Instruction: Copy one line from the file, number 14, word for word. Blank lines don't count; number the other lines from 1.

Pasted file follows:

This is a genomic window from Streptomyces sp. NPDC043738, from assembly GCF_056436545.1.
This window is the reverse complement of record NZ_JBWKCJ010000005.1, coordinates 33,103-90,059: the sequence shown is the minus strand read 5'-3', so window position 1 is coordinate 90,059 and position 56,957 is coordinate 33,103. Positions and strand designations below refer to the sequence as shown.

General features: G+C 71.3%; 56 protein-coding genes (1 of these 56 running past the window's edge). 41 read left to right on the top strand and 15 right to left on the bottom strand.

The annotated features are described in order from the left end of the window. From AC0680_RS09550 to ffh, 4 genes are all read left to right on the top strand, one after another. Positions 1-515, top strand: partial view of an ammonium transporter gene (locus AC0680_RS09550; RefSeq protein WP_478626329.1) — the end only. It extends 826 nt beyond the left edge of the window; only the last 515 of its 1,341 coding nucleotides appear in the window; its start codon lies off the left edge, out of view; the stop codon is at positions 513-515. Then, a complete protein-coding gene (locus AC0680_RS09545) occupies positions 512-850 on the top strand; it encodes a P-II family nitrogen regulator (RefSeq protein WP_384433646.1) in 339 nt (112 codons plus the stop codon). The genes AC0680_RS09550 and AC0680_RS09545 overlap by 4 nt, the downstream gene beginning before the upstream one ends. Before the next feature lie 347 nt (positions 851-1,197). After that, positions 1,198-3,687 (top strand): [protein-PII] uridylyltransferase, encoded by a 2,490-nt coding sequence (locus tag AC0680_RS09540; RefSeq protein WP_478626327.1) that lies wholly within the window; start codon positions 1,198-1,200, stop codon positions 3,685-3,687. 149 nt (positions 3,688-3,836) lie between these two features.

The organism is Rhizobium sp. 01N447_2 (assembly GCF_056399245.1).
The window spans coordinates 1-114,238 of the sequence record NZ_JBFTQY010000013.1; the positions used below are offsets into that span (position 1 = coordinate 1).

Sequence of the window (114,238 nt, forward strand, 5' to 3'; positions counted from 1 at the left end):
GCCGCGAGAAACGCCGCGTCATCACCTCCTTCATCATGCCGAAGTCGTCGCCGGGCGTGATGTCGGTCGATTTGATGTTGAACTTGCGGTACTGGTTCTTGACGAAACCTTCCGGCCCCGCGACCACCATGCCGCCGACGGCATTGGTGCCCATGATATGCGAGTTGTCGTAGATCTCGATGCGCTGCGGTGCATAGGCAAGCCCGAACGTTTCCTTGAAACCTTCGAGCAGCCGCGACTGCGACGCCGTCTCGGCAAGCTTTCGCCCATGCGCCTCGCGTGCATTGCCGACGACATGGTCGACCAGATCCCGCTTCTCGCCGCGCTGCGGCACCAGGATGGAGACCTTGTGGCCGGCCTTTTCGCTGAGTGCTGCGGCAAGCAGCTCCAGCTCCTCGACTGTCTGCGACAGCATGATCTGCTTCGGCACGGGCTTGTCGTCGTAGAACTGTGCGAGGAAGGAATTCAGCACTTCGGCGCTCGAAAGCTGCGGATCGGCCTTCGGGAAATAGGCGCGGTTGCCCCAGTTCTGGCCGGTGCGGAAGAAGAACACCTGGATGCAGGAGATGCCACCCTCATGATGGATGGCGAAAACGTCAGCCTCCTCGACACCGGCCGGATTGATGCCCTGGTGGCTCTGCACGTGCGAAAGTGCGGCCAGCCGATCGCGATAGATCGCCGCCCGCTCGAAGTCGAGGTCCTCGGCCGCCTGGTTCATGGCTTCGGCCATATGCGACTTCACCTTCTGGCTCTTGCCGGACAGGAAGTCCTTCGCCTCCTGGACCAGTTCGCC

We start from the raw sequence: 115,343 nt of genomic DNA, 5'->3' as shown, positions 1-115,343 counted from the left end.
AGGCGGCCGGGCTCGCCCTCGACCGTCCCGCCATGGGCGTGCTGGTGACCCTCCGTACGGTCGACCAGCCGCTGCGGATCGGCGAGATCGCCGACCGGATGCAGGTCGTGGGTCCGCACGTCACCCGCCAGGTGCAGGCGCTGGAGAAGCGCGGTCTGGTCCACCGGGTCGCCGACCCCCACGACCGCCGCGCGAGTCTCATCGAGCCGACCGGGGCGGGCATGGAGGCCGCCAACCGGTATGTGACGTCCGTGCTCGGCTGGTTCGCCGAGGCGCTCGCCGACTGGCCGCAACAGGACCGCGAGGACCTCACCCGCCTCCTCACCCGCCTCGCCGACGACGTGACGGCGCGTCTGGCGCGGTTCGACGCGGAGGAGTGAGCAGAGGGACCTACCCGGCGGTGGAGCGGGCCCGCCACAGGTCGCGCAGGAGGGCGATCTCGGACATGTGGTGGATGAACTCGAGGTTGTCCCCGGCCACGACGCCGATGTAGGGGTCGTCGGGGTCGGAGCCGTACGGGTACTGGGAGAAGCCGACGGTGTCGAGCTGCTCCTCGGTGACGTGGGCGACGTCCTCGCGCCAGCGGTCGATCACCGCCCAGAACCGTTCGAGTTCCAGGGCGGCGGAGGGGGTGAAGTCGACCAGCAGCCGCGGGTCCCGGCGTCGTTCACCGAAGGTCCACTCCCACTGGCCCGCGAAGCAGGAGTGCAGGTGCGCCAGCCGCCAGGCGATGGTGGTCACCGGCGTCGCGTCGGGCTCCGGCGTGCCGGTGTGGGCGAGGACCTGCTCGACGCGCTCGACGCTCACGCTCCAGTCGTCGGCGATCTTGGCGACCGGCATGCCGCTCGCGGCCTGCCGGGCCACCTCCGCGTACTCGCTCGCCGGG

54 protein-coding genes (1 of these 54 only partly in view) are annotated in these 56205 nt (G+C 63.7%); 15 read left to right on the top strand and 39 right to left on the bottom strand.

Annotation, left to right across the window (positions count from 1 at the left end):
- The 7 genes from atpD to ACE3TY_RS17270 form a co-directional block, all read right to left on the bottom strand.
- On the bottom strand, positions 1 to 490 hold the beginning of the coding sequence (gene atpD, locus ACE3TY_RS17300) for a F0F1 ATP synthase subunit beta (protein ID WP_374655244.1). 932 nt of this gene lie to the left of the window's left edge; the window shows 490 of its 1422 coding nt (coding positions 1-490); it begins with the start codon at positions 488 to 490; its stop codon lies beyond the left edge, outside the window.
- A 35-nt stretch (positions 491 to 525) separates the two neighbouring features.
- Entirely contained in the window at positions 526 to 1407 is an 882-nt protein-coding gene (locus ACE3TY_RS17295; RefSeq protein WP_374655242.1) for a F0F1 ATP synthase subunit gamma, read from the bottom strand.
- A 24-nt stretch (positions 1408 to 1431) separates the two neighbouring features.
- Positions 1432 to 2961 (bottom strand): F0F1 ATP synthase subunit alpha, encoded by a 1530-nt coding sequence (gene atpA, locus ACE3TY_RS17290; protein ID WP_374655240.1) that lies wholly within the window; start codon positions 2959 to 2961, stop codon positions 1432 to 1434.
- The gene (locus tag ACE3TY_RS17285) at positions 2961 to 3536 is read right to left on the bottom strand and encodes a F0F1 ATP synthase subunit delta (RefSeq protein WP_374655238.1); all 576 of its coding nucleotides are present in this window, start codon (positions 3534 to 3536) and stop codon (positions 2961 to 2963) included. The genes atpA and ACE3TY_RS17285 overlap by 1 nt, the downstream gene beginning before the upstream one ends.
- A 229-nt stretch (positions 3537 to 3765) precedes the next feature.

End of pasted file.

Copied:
- On the bottom strand, positions 1 to 490 hold the beginning of the coding sequence (gene atpD, locus ACE3TY_RS17300) for a F0F1 ATP synthase subunit beta (protein ID WP_374655244.1). 932 nt of this gene lie to the left of the window's left edge; the window shows 490 of its 1422 coding nt (coding positions 1-490); it begins with the start codon at positions 488 to 490; its stop codon lies beyond the left edge, outside the window.